Although more than three-quarters of California adults have been immunised against COVID-19, opinions on vaccinating children are more divided. That sentiment was echoed Thursday, when the author of a bill mandating vaccines for all children withdrew the legislation, and then again when state health officials pushed back the date of their student vaccine mandate.
Within hours, the California Department of Public Health announced that the COVID-19 vaccine will not be added to the list of required childhood vaccines for K-12 public and private school students because it has not been approved by the federal Food and Drug Administration. The state had planned to require it for the upcoming 2022-23 school year, but that will now have to wait until at least July 1, 2023.
The health department stated in a statement that even if COVID vaccines for children are fully approved, it will consider the recommendations of a CDC vaccine advisory committee, as well as the American Academy of Pediatrics and the American Academy of Family Physicians, before imposing a school vaccine requirement.
For several weeks, support for Pan’s bill has waned. Another member of the Senate Health Committee, Democratic Sen. Connie Leyva of Chino, told the Inland Empire advocacy group Stand Up Ontario last month that she would not vote for the bill.
She claimed to have told Pan, “I just don’t believe now is the right time.” “Our community is too divided,” she said. “I believe that this bill is too divisive.”
Legislators pull bills for a variety of reasons, including a lack of support or because there is another way to achieve the same goal, according to GOP political consultant Mike Madrid.
“If access without the acrimony of mandate is a better way to solve it,” he said. “The point isn’t to disagree; it’s to get to the point where we have public health safeguards.”
Pan’s bill was one of eight aggressive COVID-19-related bills introduced by the Legislature’s vaccine working group, which was comprised of Democratic legislators. Among the bills still pending in the Legislature are proposals to penalise doctors who spread misinformation, to require schools to continue regular COVID testing, and to change the way the state’s vaccination registry operates. A bill that would allow 12- to 17-year-olds to be vaccinated without parental consent is also still in the works.
The COVID vaccine is fully authorised for those over the age of 16, and it can be administered to children as young as 5 under emergency conditions. It has been available for a year, but adoption has been slow. Approximately two-thirds of 12- to 17-year-olds have been vaccinated, but the figures for children aged 5 to 11 are much lower, with only about one-third vaccinated.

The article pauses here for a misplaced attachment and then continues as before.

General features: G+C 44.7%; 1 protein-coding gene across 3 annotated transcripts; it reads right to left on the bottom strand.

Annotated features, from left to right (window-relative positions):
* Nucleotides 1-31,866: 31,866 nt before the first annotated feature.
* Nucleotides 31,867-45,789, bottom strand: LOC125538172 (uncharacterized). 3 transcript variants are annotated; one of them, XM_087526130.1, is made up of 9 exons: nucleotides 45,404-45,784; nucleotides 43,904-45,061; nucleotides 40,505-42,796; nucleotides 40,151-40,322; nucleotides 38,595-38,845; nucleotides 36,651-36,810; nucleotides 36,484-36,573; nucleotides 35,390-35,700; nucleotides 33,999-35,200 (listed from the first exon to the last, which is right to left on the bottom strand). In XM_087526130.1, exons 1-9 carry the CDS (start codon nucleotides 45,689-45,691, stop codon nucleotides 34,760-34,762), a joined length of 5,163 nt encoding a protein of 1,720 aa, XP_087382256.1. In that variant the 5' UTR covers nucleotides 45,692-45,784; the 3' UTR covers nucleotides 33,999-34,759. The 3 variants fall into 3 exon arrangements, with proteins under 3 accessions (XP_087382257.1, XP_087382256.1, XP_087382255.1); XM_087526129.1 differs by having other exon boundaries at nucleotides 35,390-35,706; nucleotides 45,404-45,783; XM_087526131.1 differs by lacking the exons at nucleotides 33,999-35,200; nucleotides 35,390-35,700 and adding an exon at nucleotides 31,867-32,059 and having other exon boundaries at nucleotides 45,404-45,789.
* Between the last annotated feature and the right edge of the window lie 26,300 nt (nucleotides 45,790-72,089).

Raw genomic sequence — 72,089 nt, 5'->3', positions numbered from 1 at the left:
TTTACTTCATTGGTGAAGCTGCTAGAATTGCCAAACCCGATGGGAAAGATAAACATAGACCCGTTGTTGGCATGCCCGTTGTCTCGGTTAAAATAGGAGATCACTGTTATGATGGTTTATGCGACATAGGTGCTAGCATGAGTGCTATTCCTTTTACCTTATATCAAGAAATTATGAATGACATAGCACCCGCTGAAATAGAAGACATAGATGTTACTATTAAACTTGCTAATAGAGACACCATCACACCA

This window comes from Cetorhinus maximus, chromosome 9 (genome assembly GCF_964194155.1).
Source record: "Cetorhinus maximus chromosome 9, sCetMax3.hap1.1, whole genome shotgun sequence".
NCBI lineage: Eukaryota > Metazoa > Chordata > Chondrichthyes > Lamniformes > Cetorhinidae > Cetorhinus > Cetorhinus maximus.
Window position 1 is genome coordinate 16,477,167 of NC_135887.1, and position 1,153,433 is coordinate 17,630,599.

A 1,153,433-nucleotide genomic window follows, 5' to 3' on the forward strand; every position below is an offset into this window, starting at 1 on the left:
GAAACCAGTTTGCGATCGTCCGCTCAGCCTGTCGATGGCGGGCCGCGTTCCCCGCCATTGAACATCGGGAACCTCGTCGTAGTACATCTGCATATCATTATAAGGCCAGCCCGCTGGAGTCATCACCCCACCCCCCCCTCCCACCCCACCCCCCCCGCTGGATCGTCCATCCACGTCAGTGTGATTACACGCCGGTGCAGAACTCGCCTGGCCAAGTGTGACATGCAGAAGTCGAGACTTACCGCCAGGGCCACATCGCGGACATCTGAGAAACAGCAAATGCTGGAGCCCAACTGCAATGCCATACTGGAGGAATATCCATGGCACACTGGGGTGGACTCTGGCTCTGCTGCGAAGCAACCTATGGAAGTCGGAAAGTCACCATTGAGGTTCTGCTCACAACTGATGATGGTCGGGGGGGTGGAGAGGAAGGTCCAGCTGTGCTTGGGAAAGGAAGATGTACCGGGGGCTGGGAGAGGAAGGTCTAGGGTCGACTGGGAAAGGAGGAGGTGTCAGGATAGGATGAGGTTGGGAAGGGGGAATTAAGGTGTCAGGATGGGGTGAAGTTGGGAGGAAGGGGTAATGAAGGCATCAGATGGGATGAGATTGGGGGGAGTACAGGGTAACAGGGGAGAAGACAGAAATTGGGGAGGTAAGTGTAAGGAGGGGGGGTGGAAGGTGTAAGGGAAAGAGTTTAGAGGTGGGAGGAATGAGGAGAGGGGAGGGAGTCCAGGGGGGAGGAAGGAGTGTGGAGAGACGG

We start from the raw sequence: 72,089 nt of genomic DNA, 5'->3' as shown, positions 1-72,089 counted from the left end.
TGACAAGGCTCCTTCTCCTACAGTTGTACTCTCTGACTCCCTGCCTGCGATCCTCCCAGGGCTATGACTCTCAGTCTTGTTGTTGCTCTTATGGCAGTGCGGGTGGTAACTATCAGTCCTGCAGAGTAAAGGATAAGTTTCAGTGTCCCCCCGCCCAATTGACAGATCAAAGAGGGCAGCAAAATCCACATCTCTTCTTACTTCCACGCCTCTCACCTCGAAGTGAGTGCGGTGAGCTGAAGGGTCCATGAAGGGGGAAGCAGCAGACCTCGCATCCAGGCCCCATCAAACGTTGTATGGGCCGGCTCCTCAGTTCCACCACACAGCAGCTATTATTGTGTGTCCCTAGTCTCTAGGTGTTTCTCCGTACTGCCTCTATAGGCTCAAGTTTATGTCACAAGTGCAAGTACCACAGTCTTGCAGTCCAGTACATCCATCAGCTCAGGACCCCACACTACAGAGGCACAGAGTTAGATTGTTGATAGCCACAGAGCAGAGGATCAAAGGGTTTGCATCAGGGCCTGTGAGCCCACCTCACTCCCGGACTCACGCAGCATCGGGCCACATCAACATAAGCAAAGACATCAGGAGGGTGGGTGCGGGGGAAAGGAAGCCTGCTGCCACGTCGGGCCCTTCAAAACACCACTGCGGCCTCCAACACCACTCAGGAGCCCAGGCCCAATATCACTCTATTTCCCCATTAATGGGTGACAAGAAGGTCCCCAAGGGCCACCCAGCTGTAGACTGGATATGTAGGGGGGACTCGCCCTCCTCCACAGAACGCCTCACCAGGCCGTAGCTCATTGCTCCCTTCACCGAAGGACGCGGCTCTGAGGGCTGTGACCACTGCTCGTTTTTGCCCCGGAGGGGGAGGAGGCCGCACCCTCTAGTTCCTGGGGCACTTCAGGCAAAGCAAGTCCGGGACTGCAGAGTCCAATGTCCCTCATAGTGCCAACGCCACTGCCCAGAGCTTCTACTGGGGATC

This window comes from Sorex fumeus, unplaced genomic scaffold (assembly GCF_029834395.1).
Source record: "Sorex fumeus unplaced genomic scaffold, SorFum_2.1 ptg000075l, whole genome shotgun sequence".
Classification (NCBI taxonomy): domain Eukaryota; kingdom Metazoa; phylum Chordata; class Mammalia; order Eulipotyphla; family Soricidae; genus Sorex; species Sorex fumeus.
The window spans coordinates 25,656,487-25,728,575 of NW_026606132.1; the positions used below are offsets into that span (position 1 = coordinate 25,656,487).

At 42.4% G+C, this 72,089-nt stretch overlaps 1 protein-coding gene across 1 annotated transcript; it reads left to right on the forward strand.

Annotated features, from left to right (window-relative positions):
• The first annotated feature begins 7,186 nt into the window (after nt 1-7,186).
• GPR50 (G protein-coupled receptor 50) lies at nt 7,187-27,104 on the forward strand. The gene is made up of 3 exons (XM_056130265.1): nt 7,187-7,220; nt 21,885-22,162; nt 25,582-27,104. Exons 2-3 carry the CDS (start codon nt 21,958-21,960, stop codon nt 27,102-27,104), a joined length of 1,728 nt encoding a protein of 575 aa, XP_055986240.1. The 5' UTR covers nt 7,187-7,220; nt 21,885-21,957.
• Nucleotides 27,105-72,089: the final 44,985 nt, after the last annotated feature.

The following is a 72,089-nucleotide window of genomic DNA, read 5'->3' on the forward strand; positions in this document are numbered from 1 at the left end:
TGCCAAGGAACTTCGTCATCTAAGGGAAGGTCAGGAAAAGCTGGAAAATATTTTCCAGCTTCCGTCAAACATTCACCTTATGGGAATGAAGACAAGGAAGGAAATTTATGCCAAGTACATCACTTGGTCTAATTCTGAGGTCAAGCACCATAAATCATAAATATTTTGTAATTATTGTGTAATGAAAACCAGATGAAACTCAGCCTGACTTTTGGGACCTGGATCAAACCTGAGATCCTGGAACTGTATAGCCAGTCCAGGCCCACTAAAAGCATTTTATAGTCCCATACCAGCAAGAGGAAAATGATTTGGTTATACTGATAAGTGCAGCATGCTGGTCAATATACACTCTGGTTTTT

Pan stated that a mandate is not a priority until the state can make the vaccine more accessible to children, citing the low COVID vaccination rate among children. As a paediatrician, he said that when parents inquire about vaccinations, they want to see their child’s doctor. However, most doctor’s offices do not provide the COVID-19 vaccine and instead refer families to drug stores or non-child-centric vaccination sites.
“At this time, we did not believe it was the appropriate policy for children in terms of COVID-19,” said Christina Hildebrand, executive director of A Voice for Choice. The organisation promotes parental choice and has worked since 2015 to maintain personal belief exemptions for various vaccines. She cites the low rate of COVID vaccination among 5- to 11-year-olds as justification for delaying a mandate.
“Those parents have had numerous opportunities to have their children vaccinated, but the parents are hesitant,” she explained.
Pan stated that it is difficult to demand something that two-thirds of young children do not have.
“Mandates are good at getting you to that final bit when we’re at 80 percent and have to get to 90 percent, not when you’re below half,” he explained. “There’s a reason you’re that far behind. Some of it is because people have questions and want answers, and they want to hear from the person they’ve been going to for a long time to get vaccinated.”
The bills, according to Madrid, foreshadow the possibility of future vaccine mandates as the world becomes more globalised and pandemics become more common.
“There is a desire for more public health protection, not less,” he said. “If you’re going to pass legislation this broad and sweeping, you give it a year and study how you can make it work.” You must ensure that you get it right the first time.”
The mandate, according to Pan, is not dead. He intends to monitor vaccination rates and has stated that it may be something he brings back later.